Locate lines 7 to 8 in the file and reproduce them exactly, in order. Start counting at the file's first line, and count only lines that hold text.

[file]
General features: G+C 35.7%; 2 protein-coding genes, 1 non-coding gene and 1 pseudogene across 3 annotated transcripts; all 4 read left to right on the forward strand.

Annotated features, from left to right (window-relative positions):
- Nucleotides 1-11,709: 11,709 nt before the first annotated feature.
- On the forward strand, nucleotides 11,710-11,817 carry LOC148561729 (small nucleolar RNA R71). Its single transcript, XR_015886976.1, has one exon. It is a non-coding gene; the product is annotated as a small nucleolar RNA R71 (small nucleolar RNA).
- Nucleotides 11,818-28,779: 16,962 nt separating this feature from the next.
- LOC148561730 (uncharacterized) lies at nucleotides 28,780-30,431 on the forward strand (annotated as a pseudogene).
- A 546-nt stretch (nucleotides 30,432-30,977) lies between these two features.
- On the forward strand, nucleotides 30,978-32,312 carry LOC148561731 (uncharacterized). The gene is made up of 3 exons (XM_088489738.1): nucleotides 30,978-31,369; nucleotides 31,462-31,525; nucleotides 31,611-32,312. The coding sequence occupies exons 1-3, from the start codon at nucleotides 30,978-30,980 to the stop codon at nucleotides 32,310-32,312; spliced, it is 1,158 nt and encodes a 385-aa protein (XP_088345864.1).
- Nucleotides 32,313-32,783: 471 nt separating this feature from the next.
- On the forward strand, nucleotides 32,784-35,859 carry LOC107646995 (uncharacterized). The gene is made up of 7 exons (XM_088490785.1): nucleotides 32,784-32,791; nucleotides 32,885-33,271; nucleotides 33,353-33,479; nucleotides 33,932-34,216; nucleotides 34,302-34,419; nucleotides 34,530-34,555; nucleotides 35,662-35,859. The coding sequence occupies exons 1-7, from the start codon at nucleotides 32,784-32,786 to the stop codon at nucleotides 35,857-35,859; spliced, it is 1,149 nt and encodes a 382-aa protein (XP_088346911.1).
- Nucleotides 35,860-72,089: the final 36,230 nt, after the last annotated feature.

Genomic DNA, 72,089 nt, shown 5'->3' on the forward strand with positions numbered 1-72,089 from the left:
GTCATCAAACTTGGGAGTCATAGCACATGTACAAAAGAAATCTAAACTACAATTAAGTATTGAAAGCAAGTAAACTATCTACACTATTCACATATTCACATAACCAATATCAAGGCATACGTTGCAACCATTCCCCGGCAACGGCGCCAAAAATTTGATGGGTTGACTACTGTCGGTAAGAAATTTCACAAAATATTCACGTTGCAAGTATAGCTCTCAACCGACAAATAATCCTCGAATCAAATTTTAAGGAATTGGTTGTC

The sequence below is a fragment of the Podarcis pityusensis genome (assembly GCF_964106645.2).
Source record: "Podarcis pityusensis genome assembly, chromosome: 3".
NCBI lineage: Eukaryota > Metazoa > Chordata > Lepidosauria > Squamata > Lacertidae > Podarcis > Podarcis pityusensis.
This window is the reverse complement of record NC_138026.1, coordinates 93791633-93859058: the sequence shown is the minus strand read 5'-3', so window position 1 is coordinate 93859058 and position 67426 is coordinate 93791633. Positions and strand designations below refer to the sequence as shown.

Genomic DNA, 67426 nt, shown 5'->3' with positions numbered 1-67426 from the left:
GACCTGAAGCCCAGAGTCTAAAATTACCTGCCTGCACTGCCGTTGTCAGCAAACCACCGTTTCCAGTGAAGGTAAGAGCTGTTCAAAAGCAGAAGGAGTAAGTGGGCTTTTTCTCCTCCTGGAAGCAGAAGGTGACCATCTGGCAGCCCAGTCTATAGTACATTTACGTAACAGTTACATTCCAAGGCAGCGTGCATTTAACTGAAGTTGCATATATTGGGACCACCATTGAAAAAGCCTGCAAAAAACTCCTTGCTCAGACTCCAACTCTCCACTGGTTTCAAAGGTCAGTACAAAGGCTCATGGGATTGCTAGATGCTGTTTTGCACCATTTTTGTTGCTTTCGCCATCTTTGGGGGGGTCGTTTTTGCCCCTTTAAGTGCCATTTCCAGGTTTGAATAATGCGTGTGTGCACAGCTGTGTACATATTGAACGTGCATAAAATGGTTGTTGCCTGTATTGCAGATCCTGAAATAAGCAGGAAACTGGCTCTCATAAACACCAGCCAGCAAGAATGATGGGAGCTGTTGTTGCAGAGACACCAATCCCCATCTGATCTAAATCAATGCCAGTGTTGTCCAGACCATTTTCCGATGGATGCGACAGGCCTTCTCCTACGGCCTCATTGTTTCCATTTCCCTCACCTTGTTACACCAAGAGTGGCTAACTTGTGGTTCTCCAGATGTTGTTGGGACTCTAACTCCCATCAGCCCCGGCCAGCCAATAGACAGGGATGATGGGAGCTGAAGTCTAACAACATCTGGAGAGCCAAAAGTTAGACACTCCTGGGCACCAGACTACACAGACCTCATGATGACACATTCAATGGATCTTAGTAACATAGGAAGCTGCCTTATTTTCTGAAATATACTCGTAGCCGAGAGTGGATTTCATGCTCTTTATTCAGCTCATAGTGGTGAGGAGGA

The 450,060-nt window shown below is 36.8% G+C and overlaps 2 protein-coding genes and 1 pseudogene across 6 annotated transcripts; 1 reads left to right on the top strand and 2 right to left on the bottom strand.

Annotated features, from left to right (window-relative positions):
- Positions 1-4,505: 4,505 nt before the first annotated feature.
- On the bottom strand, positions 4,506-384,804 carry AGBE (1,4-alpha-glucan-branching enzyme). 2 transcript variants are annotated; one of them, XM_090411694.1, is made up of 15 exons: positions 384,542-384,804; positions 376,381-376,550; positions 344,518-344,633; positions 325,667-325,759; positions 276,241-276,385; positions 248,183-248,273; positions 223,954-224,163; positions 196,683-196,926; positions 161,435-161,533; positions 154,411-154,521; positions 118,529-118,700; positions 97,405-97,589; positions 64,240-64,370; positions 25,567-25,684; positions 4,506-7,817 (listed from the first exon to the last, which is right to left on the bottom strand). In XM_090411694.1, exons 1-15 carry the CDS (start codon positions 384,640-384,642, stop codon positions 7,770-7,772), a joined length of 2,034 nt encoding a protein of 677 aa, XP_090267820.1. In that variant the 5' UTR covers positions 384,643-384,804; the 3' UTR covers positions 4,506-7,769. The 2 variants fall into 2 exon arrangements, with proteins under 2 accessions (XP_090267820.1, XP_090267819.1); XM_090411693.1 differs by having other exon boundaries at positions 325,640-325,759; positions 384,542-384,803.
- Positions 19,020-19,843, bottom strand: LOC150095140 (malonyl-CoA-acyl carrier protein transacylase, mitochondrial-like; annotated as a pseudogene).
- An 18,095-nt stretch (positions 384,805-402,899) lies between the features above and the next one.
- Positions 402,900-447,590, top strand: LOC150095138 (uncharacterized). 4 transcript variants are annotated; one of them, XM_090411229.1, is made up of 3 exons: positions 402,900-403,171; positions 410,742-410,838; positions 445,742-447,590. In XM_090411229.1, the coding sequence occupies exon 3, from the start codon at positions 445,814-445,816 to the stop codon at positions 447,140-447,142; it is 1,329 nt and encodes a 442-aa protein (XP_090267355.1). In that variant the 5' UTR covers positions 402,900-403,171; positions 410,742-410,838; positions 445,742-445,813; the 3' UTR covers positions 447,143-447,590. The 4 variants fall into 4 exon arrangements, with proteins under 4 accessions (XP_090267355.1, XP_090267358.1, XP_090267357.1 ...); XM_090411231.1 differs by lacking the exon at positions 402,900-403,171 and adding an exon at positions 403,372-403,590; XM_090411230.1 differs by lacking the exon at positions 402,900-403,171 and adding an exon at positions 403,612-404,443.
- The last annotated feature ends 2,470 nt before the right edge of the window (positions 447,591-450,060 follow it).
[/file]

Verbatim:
- A 546-nt stretch (nucleotides 30,432-30,977) lies between these two features.
- On the forward strand, nucleotides 30,978-32,312 carry LOC148561731 (uncharacterized). The gene is made up of 3 exons (XM_088489738.1): nucleotides 30,978-31,369; nucleotides 31,462-31,525; nucleotides 31,611-32,312. The coding sequence occupies exons 1-3, from the start codon at nucleotides 30,978-30,980 to the stop codon at nucleotides 32,310-32,312; spliced, it is 1,158 nt and encodes a 385-aa protein (XP_088345864.1).